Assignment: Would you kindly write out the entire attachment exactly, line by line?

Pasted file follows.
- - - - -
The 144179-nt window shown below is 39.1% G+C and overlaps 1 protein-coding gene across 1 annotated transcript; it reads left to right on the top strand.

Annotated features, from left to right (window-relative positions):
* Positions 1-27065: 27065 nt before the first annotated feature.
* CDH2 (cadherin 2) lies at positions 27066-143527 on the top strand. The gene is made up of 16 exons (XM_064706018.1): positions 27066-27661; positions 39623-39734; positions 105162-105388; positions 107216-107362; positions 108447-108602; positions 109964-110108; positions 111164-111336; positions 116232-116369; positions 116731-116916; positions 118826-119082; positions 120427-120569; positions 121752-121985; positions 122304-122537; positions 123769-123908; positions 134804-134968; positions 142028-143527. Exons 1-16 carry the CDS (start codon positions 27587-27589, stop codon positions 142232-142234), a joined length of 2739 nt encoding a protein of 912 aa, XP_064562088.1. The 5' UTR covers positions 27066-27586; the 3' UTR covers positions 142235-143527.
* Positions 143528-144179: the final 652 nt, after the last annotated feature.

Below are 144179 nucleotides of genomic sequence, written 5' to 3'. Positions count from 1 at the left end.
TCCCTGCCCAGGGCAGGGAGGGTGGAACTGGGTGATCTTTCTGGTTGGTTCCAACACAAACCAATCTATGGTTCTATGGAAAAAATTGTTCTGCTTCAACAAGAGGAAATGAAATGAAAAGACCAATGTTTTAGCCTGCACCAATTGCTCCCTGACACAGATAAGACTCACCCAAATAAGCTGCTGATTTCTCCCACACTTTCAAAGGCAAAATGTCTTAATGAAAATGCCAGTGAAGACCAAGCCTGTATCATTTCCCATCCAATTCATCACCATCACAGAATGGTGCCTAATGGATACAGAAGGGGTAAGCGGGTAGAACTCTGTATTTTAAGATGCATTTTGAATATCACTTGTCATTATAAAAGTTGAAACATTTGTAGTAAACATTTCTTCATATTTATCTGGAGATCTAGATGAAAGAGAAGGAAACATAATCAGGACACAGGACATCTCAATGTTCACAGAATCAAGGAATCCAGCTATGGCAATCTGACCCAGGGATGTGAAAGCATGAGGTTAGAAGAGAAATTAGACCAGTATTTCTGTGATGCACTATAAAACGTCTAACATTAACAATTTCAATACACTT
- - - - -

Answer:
The 144179-nt window shown below is 39.1% G+C and overlaps 1 protein-coding gene across 1 annotated transcript; it reads left to right on the top strand.

Annotated features, from left to right (window-relative positions):
* Positions 1-27065: 27065 nt before the first annotated feature.
* CDH2 (cadherin 2) lies at positions 27066-143527 on the top strand. The gene is made up of 16 exons (XM_064706018.1): positions 27066-27661; positions 39623-39734; positions 105162-105388; positions 107216-107362; positions 108447-108602; positions 109964-110108; positions 111164-111336; positions 116232-116369; positions 116731-116916; positions 118826-119082; positions 120427-120569; positions 121752-121985; positions 122304-122537; positions 123769-123908; positions 134804-134968; positions 142028-143527. Exons 1-16 carry the CDS (start codon positions 27587-27589, stop codon positions 142232-142234), a joined length of 2739 nt encoding a protein of 912 aa, XP_064562088.1. The 5' UTR covers positions 27066-27586; the 3' UTR covers positions 142235-143527.
* Positions 143528-144179: the final 652 nt, after the last annotated feature.

Below are 144179 nucleotides of genomic sequence, written 5' to 3'. Positions count from 1 at the left end.
TCCCTGCCCAGGGCAGGGAGGGTGGAACTGGGTGATCTTTCTGGTTGGTTCCAACACAAACCAATCTATGGTTCTATGGAAAAAATTGTTCTGCTTCAACAAGAGGAAATGAAATGAAAAGACCAATGTTTTAGCCTGCACCAATTGCTCCCTGACACAGATAAGACTCACCCAAATAAGCTGCTGATTTCTCCCACACTTTCAAAGGCAAAATGTCTTAATGAAAATGCCAGTGAAGACCAAGCCTGTATCATTTCCCATCCAATTCATCACCATCACAGAATGGTGCCTAATGGATACAGAAGGGGTAAGCGGGTAGAACTCTGTATTTTAAGATGCATTTTGAATATCACTTGTCATTATAAAAGTTGAAACATTTGTAGTAAACATTTCTTCATATTTATCTGGAGATCTAGATGAAAGAGAAGGAAACATAATCAGGACACAGGACATCTCAATGTTCACAGAATCAAGGAATCCAGCTATGGCAATCTGACCCAGGGATGTGAAAGCATGAGGTTAGAAGAGAAATTAGACCAGTATTTCTGTGATGCACTATAAAACGTCTAACATTAACAATTTCAATACACTT